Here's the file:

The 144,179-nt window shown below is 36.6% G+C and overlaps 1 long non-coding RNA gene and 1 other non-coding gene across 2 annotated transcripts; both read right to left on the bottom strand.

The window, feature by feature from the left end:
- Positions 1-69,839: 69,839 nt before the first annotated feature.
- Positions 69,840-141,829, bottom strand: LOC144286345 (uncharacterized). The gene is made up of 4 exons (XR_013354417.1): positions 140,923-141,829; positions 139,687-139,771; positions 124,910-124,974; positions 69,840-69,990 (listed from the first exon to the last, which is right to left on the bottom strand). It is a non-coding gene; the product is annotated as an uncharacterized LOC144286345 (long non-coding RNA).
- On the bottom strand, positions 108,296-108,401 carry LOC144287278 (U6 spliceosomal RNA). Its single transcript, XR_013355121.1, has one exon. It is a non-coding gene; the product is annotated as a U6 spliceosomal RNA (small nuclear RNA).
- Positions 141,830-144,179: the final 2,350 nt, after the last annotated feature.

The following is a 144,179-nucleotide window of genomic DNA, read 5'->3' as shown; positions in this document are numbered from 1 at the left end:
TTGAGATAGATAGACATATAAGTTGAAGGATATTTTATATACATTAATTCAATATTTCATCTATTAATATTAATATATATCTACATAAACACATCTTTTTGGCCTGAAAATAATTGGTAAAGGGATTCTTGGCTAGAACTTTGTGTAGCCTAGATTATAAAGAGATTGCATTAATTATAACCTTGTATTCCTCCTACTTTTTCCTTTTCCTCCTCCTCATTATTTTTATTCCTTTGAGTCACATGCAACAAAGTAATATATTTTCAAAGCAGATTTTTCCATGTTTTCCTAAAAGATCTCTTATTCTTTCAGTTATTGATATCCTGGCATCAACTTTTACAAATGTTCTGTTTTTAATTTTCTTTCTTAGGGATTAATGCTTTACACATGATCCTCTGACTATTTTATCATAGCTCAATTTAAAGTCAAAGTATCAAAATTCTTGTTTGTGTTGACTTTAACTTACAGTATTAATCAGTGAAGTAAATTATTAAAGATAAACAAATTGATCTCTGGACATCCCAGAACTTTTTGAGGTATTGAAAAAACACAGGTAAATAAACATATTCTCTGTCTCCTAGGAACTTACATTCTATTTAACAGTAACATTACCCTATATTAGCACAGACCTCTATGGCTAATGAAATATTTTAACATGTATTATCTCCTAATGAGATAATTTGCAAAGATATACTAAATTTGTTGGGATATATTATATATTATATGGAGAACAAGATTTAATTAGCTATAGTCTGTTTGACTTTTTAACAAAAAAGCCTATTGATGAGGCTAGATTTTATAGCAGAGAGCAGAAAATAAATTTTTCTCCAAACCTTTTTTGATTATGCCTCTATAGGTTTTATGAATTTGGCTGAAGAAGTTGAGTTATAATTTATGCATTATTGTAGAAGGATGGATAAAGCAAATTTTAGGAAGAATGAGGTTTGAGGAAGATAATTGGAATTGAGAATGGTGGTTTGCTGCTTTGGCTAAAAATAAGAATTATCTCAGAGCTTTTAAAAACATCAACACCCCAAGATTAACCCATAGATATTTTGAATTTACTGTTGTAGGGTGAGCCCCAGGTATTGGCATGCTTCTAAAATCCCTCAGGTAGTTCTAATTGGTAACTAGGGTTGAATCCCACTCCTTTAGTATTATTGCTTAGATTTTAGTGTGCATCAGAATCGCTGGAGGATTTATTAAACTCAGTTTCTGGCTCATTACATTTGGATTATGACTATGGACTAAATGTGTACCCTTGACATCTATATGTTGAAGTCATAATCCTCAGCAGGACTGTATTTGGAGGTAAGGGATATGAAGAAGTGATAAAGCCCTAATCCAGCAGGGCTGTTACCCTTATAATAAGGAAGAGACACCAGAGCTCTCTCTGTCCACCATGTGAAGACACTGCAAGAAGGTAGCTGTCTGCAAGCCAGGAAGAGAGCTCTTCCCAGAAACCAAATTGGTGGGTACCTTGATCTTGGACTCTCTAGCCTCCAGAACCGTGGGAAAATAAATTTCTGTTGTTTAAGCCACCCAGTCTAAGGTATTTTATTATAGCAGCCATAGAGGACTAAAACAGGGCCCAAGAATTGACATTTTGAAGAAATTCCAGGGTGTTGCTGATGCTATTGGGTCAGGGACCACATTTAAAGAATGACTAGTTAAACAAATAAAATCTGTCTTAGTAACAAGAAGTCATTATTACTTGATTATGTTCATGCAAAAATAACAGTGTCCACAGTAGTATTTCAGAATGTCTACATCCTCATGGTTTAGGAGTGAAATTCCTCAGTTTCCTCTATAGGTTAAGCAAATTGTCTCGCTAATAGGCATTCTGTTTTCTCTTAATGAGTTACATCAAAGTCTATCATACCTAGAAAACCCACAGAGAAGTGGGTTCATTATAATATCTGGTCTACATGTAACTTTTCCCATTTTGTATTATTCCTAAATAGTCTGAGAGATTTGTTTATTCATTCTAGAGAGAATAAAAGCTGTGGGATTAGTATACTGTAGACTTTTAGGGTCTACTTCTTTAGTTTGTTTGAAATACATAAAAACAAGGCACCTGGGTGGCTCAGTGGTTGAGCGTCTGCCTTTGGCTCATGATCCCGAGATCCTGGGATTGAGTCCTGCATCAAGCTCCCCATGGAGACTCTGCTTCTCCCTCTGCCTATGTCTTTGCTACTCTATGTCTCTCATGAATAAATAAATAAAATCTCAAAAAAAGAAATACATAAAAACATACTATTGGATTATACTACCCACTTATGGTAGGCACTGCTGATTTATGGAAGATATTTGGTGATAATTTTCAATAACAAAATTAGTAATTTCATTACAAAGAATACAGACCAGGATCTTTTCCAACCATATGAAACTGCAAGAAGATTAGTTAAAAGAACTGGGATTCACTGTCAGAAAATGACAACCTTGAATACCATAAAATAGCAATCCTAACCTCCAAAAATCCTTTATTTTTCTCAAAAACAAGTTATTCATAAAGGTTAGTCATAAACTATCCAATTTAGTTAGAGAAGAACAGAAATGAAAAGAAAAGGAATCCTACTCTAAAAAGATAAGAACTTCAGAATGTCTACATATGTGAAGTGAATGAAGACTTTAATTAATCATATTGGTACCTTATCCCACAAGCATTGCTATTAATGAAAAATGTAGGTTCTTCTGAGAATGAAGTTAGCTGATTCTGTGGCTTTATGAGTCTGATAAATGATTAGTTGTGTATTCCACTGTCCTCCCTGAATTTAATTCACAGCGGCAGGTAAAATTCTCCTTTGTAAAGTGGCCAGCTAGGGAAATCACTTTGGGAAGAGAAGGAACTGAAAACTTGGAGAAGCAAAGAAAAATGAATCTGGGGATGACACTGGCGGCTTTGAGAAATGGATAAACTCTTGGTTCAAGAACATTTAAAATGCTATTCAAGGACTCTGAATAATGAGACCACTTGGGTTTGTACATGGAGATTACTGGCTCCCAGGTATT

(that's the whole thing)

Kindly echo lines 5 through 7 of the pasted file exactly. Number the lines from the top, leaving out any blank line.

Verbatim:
- On the bottom strand, positions 108,296-108,401 carry LOC144287278 (U6 spliceosomal RNA). Its single transcript, XR_013355121.1, has one exon. It is a non-coding gene; the product is annotated as a U6 spliceosomal RNA (small nuclear RNA).
- Positions 141,830-144,179: the final 2,350 nt, after the last annotated feature.

The following is a 144,179-nucleotide window of genomic DNA, read 5'->3' as shown; positions in this document are numbered from 1 at the left end: